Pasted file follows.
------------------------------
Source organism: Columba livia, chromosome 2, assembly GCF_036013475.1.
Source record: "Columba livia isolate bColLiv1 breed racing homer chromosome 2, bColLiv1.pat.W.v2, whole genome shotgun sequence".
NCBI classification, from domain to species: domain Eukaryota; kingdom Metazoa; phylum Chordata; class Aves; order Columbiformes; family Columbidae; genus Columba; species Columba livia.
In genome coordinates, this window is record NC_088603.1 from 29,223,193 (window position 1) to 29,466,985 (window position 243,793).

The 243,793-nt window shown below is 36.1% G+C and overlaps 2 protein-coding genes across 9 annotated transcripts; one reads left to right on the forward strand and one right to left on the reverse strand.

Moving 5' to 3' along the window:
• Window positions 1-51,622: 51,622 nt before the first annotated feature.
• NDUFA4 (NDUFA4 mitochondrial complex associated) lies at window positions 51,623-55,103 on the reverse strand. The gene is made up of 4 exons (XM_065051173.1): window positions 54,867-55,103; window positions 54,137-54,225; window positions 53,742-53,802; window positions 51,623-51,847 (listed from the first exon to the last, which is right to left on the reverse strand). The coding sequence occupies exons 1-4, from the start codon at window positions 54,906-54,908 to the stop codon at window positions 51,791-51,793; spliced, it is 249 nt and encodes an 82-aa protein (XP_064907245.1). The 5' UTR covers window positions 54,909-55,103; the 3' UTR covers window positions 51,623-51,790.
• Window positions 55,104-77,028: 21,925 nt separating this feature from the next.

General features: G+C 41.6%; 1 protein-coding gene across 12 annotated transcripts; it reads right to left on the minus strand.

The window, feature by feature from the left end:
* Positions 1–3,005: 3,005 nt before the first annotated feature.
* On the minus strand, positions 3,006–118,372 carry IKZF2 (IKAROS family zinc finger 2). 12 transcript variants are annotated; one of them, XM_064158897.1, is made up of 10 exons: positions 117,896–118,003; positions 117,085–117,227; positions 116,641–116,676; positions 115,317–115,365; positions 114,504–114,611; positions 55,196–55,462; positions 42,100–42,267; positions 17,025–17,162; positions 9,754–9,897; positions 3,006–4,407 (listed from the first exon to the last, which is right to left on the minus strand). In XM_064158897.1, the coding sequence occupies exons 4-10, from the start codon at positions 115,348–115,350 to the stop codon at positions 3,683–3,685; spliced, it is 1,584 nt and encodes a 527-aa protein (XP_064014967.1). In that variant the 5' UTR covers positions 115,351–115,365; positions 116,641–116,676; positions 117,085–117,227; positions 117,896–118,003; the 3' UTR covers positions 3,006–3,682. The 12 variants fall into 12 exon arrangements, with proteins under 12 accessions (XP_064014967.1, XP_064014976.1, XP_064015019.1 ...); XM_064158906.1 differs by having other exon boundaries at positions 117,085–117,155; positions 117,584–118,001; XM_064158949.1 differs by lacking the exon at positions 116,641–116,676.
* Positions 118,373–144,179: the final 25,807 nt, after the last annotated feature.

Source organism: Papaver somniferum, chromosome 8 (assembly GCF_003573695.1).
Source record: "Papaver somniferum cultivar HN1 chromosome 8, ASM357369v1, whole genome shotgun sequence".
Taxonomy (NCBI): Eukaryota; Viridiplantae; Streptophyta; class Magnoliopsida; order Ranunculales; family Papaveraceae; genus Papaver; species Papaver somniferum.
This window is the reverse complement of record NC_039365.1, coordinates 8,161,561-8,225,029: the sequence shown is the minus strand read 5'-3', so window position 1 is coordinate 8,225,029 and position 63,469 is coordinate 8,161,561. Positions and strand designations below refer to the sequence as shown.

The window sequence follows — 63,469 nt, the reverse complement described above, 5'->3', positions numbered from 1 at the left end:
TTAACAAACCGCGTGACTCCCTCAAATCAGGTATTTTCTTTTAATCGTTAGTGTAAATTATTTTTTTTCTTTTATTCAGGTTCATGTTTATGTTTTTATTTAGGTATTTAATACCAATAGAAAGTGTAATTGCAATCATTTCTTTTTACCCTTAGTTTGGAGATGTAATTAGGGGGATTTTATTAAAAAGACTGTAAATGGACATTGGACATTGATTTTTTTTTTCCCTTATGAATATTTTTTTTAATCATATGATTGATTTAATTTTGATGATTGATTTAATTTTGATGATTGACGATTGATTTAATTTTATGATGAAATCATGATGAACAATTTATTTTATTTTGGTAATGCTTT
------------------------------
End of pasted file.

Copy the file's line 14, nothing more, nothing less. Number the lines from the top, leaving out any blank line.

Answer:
* Positions 118,373–144,179: the final 25,807 nt, after the last annotated feature.